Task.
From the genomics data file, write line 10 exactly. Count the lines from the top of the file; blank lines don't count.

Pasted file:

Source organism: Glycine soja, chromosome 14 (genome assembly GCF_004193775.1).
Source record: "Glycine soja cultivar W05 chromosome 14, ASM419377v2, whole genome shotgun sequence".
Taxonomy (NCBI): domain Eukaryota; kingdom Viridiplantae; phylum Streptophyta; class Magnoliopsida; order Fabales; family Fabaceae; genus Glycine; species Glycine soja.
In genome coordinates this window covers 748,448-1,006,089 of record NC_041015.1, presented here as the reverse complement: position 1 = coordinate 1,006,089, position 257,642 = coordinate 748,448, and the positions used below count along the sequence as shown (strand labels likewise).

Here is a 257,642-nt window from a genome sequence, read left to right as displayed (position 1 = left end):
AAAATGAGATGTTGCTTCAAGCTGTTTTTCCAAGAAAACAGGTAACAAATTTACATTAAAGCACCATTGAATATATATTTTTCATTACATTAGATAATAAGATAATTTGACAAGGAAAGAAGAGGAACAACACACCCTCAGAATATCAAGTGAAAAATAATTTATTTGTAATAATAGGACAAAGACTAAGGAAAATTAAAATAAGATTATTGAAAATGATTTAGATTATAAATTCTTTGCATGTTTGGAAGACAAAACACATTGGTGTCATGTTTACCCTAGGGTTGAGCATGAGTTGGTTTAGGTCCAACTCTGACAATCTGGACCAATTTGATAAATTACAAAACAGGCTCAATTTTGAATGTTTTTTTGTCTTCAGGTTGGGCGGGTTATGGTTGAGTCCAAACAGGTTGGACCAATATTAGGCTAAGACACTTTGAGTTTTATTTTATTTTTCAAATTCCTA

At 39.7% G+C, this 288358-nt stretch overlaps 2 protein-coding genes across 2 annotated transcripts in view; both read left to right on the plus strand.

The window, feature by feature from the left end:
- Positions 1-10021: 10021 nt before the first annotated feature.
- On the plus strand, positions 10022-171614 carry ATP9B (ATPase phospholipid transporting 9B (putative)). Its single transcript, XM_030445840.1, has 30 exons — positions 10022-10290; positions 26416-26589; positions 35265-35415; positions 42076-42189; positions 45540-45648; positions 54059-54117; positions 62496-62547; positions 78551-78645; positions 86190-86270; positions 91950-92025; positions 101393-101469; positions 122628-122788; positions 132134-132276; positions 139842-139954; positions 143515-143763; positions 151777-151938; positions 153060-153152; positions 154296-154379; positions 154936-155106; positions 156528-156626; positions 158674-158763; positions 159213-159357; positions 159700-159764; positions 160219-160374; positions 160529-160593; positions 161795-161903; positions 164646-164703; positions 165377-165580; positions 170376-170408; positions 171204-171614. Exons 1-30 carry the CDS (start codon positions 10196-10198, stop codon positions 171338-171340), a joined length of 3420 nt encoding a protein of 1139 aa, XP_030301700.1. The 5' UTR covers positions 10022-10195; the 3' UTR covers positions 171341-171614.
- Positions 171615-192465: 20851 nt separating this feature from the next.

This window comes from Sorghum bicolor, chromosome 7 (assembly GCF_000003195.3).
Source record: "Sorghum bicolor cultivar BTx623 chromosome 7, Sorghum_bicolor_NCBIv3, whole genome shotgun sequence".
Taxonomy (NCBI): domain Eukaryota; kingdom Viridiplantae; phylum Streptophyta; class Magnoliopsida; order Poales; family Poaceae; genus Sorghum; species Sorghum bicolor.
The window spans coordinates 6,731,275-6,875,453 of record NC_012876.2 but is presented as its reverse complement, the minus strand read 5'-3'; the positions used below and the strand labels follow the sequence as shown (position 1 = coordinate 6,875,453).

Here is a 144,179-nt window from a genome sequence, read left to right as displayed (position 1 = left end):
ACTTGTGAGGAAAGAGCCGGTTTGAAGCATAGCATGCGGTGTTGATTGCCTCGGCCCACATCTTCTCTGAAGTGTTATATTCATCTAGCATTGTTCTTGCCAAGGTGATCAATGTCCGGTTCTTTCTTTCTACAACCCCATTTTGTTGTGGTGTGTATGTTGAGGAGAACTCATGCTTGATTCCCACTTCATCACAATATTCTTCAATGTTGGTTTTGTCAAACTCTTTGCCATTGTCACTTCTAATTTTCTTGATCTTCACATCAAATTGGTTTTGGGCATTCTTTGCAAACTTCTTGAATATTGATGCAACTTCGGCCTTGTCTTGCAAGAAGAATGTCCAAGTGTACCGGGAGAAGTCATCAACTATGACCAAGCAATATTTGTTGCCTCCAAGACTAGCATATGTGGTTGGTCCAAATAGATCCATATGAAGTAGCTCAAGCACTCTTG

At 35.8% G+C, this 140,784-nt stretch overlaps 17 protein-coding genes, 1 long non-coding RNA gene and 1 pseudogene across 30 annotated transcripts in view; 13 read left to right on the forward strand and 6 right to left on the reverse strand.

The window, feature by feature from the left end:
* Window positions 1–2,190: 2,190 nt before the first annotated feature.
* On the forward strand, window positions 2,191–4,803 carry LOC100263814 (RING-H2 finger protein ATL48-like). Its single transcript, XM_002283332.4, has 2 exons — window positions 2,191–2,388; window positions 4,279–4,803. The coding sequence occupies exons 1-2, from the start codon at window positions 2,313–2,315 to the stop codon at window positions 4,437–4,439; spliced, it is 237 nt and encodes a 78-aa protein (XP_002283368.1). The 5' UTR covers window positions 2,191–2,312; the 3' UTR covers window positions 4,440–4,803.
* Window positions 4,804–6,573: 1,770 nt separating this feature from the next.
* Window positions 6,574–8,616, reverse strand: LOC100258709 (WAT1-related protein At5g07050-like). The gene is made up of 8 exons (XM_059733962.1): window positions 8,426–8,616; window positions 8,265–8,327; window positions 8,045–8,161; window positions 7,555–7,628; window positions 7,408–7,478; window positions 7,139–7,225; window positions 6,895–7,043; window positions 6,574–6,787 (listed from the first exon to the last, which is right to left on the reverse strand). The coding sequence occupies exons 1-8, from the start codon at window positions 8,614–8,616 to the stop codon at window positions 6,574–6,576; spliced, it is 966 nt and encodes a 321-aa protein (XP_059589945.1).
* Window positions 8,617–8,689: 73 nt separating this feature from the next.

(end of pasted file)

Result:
- On the plus strand, positions 10022-171614 carry ATP9B (ATPase phospholipid transporting 9B (putative)). Its single transcript, XM_030445840.1, has 30 exons — positions 10022-10290; positions 26416-26589; positions 35265-35415; positions 42076-42189; positions 45540-45648; positions 54059-54117; positions 62496-62547; positions 78551-78645; positions 86190-86270; positions 91950-92025; positions 101393-101469; positions 122628-122788; positions 132134-132276; positions 139842-139954; positions 143515-143763; positions 151777-151938; positions 153060-153152; positions 154296-154379; positions 154936-155106; positions 156528-156626; positions 158674-158763; positions 159213-159357; positions 159700-159764; positions 160219-160374; positions 160529-160593; positions 161795-161903; positions 164646-164703; positions 165377-165580; positions 170376-170408; positions 171204-171614. Exons 1-30 carry the CDS (start codon positions 10196-10198, stop codon positions 171338-171340), a joined length of 3420 nt encoding a protein of 1139 aa, XP_030301700.1. The 5' UTR covers positions 10022-10195; the 3' UTR covers positions 171341-171614.